Woods on the foot of Sicklers Mountain. 2010 [JAKOB FRANKE]

6.65  The Long Path turns sharply right on a woods road, then turns sharply left off the woods road.

6.85  The trail crosses hoses for the collection of maple sap, and an old barbed wire fence.

6.90  Turn sharply left onto an old overgrown woods road. To the right are views of the valley of the Manor Kill and the mountains north of it.

7.00  Turn left off the road. The trail goes slightly uphill, and follows to the right of a stone wall with barbed wire on top, and DEP signs.

7.15  The trail pases by a few old antennas and reaches Pangman Road, which is a gravel road. The Long Path turns left on Pangman Road, and in 100 ft turns right into the woods again.

7.35  An unmarked trail joins from the right.

7.65  There are views of the valley and mountains to the right. The trail follows an old chainlink and barbed wire fence on the right.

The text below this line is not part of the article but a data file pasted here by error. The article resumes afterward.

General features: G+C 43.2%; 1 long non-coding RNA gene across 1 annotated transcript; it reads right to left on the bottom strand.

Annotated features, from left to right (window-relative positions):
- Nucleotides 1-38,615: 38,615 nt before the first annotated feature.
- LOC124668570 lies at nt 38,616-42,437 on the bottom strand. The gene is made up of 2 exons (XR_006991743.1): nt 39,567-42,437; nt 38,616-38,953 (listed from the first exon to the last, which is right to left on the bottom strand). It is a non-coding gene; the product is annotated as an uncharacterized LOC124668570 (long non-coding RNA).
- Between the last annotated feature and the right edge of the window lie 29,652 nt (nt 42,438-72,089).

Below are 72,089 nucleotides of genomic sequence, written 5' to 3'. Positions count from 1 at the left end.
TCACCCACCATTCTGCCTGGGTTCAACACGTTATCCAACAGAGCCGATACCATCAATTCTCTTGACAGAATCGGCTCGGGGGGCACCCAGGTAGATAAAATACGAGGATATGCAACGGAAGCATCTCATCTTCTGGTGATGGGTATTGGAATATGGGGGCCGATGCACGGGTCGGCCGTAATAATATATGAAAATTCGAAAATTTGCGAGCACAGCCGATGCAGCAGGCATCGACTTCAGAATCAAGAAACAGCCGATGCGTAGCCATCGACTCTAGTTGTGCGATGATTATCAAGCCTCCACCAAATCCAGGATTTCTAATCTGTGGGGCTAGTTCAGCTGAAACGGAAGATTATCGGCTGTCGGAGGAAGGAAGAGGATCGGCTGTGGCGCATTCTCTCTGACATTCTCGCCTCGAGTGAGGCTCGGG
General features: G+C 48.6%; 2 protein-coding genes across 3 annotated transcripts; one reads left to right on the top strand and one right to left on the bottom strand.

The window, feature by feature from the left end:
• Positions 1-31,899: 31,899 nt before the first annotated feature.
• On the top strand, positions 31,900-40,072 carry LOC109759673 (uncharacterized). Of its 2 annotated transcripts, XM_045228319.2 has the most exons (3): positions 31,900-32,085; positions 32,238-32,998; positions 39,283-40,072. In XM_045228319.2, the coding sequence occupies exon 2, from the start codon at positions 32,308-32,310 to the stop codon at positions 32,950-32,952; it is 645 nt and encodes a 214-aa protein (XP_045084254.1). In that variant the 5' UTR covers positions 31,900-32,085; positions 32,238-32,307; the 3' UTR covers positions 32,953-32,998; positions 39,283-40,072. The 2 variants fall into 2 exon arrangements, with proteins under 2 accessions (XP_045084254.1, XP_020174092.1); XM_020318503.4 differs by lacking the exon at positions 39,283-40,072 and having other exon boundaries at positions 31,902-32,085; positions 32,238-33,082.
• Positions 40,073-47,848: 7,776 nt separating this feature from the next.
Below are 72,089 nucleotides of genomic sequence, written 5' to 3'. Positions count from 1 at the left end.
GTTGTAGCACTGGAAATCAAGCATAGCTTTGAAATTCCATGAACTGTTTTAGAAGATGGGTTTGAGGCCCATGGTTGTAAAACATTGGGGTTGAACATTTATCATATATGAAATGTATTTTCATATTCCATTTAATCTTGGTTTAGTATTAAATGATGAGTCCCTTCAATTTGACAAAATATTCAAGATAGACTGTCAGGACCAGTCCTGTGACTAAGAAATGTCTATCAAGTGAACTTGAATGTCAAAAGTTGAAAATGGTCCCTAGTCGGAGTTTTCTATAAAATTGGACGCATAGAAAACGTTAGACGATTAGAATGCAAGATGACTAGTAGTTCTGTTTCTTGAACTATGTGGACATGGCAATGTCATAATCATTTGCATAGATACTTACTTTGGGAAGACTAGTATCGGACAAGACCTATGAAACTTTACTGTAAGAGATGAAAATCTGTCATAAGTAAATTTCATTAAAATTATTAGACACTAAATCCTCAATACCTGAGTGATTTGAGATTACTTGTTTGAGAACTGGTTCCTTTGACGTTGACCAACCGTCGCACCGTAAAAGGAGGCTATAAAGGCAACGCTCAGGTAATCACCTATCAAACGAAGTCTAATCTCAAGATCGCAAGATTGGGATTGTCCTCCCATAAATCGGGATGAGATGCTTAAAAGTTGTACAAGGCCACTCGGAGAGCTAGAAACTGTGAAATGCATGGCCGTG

7.75  Turn right across the fence. There now is a barbed-wire fence on the left. The trail crosses a seasonal stream, turns left, then turns right, still following a barbed-wire fence. There are views to the right.

7.85  Turn left again, still following a barbed-wire fence.

8.05  The trail approaches a paved road, but turns right before it gets there, and continues over a small hill.

8.15  The ravine of the Manor Kill is to the right, the road to the left. The trail continues over another small hill.

8.25  Great viewpoint over the Manor Kill ravine and beyond.

8.35  The trail turns left and follows a woods road.

8.40  About 50 feet to the right is a good vantage point to admire the Manor Kill Falls.

8.50  The trail reaches Prattsville Road (Schoharie County Route 39), after turning left around a chain-link fence. To the right is the bridge across the Manor Kill, and the junction with Route 990V.

Manor Kill Falls

Manor Kill Falls. 2010 [JAKOB FRANKE]


Previous Section: Section 27
Next Section: Section 29

Comment: Please be relevant, civil, non-commercial.

Gedalyamil's picture